At Beespace, a Hive of Budding Nonprofits

Photo by Sam Spokony Marissa Sackler, founder of Beespace.
Photo by Sam Spokony
Marissa Sackler, founder of Beespace.

BY SAM SPOKONY  |  The energetic Chelsea vibe has famously sparked growth among the arts and other creative industries. Now, a forward-thinking group is well on its way to making the neighborhood — or, at least, its cozy office below Penn Station — a hotbed for nonprofit organizations.

Beespace, which launched in November at 242 West 30th Street, is an incubator that provides early-stage nonprofits with valuable physical space, resources and collaborative opportunities, placing the young groups on solid footing as they seek to promote social good both at home and abroad.

“It’s amazing to watch how they grow,” said Founder and President Marissa Sackler, 33, who has followed in the footsteps of her late, multi-millionaire father, Mortimer Sackler, by blazing a philanthropic trail that includes work with organizations like Invisible Children and charity: water.

Sackler explained that, along with its “co-working” space that allows for plenty of interaction between each group, Beespace supplies the new nonprofits with up to $500,000 worth of in-kind support by offering manpower and tools for branding design, engineering, communications and fundraising strategies. Sackler is also focused on helping the groups connect to mentors within the diverse communities of both non- and for-profit organizations, and pointed to that as a reason for making Chelsea the Beespace headquarters.

“It was important to us to be in a neighborhood where there’s this great mix of culture, arts and technology,” she said. “Elements of the arts community in Chelsea are a huge part of what we teach our groups about creative branding, storytelling and how to really connect with an audience.

And Sackler, who once lived on West 19th Street, and now resides in the West Village, is no stranger to the local scene. In addition to her other work, she now sits on the board of trustees for the Dia Art Foundation, a 40-year-old nonprofit that still maintains a strong Chelsea presence with installations and performances on West 22nd Street.

The Beespace office can hold up to six start-ups at a time, and currently aids three diverse groups — The Malala Fund, which internationally promotes education for girls on behalf of the now-famous Pakistani teen; The Adventure Project, which creates job opportunities in the developing world; and Practice Makes Perfect, which works to narrow the educational gap in America’s low-income communities by pairing struggling inner-city students with college-aged mentors.

“Like any other nonprofit, we were definitely bootstrapped early on, but our goals have certainly become more lofty ever since we came to this space,” said New York-born Brandon Espinosa, 24, C.O.O. of Practice Makes Perfect. “And along with the resources, it’s been great for us because they’ve created a space that’s really open to collaboration and idea sharing, which is really a breath of fresh air.”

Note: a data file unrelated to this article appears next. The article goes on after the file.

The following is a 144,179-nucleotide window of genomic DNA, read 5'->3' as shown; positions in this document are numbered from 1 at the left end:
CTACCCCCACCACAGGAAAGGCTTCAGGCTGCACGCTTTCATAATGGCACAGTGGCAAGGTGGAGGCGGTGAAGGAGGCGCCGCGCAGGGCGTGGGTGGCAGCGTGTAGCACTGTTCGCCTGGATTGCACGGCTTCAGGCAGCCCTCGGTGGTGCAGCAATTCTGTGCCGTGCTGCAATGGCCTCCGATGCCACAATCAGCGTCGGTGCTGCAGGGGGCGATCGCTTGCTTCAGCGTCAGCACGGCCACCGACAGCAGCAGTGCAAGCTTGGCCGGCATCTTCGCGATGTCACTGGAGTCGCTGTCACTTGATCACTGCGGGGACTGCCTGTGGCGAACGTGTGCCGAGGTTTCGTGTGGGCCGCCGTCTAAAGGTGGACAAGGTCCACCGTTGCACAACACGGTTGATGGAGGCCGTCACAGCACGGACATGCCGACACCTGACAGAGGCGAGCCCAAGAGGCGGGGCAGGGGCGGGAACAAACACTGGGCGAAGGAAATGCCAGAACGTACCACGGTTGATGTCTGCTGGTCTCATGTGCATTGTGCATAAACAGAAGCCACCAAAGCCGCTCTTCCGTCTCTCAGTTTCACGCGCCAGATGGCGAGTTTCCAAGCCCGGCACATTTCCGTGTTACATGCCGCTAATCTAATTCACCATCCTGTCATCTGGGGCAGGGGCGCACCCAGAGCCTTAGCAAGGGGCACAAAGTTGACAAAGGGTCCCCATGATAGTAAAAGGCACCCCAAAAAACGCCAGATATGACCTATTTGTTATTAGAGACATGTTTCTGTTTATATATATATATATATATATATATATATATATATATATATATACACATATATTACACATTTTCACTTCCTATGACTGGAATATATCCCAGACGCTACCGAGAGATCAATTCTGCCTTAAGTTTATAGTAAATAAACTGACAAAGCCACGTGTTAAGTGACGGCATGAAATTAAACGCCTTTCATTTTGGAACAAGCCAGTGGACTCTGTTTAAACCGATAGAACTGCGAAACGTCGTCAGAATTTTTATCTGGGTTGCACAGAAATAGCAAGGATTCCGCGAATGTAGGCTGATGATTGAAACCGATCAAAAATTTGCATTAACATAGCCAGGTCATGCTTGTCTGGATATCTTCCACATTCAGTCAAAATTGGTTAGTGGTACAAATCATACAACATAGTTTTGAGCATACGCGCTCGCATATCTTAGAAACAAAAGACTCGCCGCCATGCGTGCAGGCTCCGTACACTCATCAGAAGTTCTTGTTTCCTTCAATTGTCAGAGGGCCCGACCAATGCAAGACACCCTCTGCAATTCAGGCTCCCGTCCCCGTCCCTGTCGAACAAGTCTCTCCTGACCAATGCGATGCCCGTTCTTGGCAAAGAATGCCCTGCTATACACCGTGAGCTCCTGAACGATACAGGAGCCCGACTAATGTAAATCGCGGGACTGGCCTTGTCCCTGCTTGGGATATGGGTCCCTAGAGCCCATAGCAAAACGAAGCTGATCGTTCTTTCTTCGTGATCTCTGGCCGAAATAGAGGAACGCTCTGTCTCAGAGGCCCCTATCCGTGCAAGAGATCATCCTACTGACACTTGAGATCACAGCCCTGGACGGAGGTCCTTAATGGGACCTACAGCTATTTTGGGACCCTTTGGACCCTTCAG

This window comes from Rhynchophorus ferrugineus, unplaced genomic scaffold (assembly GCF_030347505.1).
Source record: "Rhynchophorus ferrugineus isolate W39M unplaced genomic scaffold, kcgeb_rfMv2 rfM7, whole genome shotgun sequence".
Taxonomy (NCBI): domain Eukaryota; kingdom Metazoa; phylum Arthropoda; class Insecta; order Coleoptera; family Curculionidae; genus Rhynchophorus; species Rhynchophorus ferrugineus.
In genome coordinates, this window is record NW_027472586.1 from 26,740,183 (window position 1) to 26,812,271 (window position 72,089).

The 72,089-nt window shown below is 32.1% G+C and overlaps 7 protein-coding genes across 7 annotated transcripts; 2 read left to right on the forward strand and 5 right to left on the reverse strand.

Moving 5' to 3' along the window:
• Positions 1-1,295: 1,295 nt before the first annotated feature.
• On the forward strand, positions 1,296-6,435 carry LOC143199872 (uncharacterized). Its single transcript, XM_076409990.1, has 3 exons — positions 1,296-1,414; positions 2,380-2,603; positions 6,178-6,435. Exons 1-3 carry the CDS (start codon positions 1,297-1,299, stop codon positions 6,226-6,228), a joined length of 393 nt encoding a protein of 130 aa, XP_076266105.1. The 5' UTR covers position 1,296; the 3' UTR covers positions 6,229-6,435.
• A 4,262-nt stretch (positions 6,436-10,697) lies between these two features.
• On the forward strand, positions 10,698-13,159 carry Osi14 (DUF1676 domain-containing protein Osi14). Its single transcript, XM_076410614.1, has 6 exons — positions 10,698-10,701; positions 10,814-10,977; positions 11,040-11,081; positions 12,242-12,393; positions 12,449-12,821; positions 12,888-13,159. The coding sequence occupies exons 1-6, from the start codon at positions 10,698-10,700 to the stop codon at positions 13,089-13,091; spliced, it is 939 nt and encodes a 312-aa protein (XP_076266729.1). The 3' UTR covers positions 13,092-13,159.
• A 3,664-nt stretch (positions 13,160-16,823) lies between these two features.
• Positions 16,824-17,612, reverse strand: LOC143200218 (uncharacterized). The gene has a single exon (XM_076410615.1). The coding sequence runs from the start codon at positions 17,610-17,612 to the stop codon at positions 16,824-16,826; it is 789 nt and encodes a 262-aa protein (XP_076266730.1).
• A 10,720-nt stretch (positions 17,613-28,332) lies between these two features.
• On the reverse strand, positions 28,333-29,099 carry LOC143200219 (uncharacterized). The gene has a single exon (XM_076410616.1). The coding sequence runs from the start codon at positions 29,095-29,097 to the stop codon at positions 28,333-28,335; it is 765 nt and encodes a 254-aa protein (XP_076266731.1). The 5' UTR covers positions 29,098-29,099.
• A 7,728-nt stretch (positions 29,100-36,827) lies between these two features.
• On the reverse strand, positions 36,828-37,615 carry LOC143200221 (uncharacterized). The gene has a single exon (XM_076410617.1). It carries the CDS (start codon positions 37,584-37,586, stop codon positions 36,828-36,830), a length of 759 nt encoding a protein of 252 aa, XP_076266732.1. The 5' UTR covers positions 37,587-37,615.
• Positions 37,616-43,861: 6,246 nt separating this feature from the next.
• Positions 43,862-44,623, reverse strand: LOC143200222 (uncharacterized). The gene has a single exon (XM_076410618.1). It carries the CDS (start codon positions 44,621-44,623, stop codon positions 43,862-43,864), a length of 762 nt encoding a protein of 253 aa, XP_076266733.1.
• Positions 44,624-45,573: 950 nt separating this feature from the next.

He added that weekly meetings led by Sackler and the Beespace staff have been a vital part of keeping his and the other nonprofits on target, by tracking successes and failures and planning for next steps.

Those meetings are also important in terms of keeping the young groups on track for a timely transition into new offices, since Beespace incubations can last up to two years, or until the organization is ready to hire its seventh full-time employee.

“It’s an interesting balance,” said Sackler of her relationship with the start-ups, “because we want them to be able to try audacious new ideas, and not worry about being kicked out the door if they fail, but this isn’t Starbucks, or just some place to drop your bag and have some coffee. And it’s important that they’re not here forever, because we want to give them the skills to stand on their own two feet — we don’t want to make them so comfortable that they become limited.”

Beespace is currently in the process of taking on a fourth incubatee, but, since it’s still unofficial, Sackler said she doesn’t expect to announce who that group is for another several weeks.

Meanwhile, Beespace is also actively recruiting for two more nonprofits, and start-up founders are encouraged to apply through the organization’s website, beespacenyc.org. Sackler explained that applicants must already have either 501c3 nonprofit status or an accredited fiscal sponsor, as well as an early-stage track record that amounts to more than a simple business plan — but aside from that, she’s open to anything.

“I’m really just looking for groups that are pushing the envelope,” she said.

And for all those inquiring minds who don’t run a cutting-edge nonprofit, there’s also a Beespace offering that will serve the general public. Sackler is curating a twice-monthly lecture series within the West 30th Street office, starting on February 4 with a talk by Azita Ardakani, founder of Lovesocial, an elite social media agency. The next lecture, on February 18, will feature Paul van Zyl, co-founder of the International Center for Transitional Justice.

—  Visit beespacenyc.org for info on future talks.